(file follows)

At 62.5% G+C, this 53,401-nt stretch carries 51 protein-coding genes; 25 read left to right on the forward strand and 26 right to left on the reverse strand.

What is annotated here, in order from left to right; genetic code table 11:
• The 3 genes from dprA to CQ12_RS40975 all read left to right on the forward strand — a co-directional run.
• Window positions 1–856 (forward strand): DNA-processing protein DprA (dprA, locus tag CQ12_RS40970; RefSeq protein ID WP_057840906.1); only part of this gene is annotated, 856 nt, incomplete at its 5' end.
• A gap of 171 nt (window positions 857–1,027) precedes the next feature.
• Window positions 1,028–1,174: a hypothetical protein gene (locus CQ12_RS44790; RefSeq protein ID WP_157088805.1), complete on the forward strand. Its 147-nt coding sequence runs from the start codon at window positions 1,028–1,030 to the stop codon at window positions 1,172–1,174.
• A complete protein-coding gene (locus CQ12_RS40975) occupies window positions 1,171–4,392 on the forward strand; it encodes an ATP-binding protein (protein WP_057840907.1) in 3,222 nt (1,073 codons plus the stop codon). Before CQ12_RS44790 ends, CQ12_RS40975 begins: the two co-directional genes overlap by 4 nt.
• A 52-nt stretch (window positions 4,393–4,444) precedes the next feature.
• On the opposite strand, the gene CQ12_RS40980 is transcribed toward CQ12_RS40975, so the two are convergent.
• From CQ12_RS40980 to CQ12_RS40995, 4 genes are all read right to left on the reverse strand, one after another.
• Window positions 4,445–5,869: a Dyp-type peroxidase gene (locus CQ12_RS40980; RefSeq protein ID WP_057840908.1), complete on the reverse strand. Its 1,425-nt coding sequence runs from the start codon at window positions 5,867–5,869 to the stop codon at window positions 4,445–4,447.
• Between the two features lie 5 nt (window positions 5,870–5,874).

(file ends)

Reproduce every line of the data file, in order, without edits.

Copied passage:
At 62.5% G+C, this 53,401-nt stretch carries 51 protein-coding genes; 25 read left to right on the forward strand and 26 right to left on the reverse strand.

What is annotated here, in order from left to right; genetic code table 11:
• The 3 genes from dprA to CQ12_RS40975 all read left to right on the forward strand — a co-directional run.
• Window positions 1–856 (forward strand): DNA-processing protein DprA (dprA, locus tag CQ12_RS40970; RefSeq protein ID WP_057840906.1); only part of this gene is annotated, 856 nt, incomplete at its 5' end.
• A gap of 171 nt (window positions 857–1,027) precedes the next feature.
• Window positions 1,028–1,174: a hypothetical protein gene (locus CQ12_RS44790; RefSeq protein ID WP_157088805.1), complete on the forward strand. Its 147-nt coding sequence runs from the start codon at window positions 1,028–1,030 to the stop codon at window positions 1,172–1,174.
• A complete protein-coding gene (locus CQ12_RS40975) occupies window positions 1,171–4,392 on the forward strand; it encodes an ATP-binding protein (protein WP_057840907.1) in 3,222 nt (1,073 codons plus the stop codon). Before CQ12_RS44790 ends, CQ12_RS40975 begins: the two co-directional genes overlap by 4 nt.
• A 52-nt stretch (window positions 4,393–4,444) precedes the next feature.
• On the opposite strand, the gene CQ12_RS40980 is transcribed toward CQ12_RS40975, so the two are convergent.
• From CQ12_RS40980 to CQ12_RS40995, 4 genes are all read right to left on the reverse strand, one after another.
• Window positions 4,445–5,869: a Dyp-type peroxidase gene (locus CQ12_RS40980; RefSeq protein ID WP_057840908.1), complete on the reverse strand. Its 1,425-nt coding sequence runs from the start codon at window positions 5,867–5,869 to the stop codon at window positions 4,445–4,447.
• Between the two features lie 5 nt (window positions 5,870–5,874).